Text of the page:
She sits on a bar stool in a dark basement bar in the old quarter of Dubai, dressed in a short skirt. Her hair is bleached.

"I started working in a supermarket, but life is so expensive here," she says.

Tsega's fate is shared with thousands of women in the United Arab Emirates. The country, and especially Dubai, one of the seven emirates, is known as a centre for prostitution and sex tourism in the Middle East.

Some estimates have as many as 30,000 sex workers in Dubai alone.

It is one of the many in the emirate where prostitutes offer their services openly, even though prostitution is strictly forbidden in the UAE and sharia courts can impose flogging as punishment.

For Tsega, there wasn't any money left from her monthly salary of 5000 Emirati dirhams ($1980) to send home to her sick mother. Now she earns about 20,000 dirhams a month.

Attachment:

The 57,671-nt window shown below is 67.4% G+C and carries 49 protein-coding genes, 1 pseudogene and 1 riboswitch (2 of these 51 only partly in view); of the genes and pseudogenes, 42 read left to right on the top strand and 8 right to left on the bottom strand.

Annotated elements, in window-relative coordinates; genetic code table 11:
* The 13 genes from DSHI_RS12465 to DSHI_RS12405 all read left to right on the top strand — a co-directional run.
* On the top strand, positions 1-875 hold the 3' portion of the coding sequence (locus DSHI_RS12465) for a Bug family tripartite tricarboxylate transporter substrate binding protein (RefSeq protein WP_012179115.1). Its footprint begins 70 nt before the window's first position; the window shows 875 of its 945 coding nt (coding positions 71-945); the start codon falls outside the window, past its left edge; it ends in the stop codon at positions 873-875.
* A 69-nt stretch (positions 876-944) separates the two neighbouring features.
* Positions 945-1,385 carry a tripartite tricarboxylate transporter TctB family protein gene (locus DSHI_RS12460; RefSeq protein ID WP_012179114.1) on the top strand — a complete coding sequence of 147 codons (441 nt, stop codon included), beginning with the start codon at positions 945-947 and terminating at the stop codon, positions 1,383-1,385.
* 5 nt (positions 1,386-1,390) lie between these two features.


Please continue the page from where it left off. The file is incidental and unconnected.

"My family would never take the money if they knew. It's a big secret," she whispers and adds: "This work is really terrible.

"I think that in three months I will have earned enough and will go home."

A Filipino rock band starts playing and a German tourist comes over and asks where she is from.

In a nightclub on the top floor of a hotel in the northern city of Ras al-Khaima, six women in nylon dresses slowly circle on a stage lit by coloured spotlights. Plastic flower garlands hang around their necks. The walls are draped with purple and red velvet. At the tables in front of the stage, men dressed in the traditional Emirati long white garb known as a dishdasha are drinking strong liquor and smoking water pipes. The keyboard player sings in Iraqi Arabic: "Don't be so cruel, Syrian woman. This man is fed up with waiting. You are so stubborn. Bring your price down."